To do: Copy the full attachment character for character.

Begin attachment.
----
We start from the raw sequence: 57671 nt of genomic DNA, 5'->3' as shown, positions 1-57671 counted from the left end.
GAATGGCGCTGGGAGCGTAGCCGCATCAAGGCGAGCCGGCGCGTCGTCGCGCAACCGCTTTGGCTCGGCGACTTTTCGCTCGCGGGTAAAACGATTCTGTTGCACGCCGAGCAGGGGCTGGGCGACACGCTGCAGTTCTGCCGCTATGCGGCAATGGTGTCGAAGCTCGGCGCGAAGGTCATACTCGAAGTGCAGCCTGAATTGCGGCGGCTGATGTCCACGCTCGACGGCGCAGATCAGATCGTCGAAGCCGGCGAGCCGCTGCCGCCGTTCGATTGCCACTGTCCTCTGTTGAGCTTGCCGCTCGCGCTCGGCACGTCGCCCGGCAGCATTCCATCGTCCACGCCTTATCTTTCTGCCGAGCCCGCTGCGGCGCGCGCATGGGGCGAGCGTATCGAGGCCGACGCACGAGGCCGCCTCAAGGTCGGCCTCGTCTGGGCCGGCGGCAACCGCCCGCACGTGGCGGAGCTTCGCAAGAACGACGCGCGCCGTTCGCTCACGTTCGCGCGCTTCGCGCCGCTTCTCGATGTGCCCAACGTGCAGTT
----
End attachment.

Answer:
We start from the raw sequence: 57671 nt of genomic DNA, 5'->3' as shown, positions 1-57671 counted from the left end.
GAATGGCGCTGGGAGCGTAGCCGCATCAAGGCGAGCCGGCGCGTCGTCGCGCAACCGCTTTGGCTCGGCGACTTTTCGCTCGCGGGTAAAACGATTCTGTTGCACGCCGAGCAGGGGCTGGGCGACACGCTGCAGTTCTGCCGCTATGCGGCAATGGTGTCGAAGCTCGGCGCGAAGGTCATACTCGAAGTGCAGCCTGAATTGCGGCGGCTGATGTCCACGCTCGACGGCGCAGATCAGATCGTCGAAGCCGGCGAGCCGCTGCCGCCGTTCGATTGCCACTGTCCTCTGTTGAGCTTGCCGCTCGCGCTCGGCACGTCGCCCGGCAGCATTCCATCGTCCACGCCTTATCTTTCTGCCGAGCCCGCTGCGGCGCGCGCATGGGGCGAGCGTATCGAGGCCGACGCACGAGGCCGCCTCAAGGTCGGCCTCGTCTGGGCCGGCGGCAACCGCCCGCACGTGGCGGAGCTTCGCAAGAACGACGCGCGCCGTTCGCTCACGTTCGCGCGCTTCGCGCCGCTTCTCGATGTGCCCAACGTGCAGTT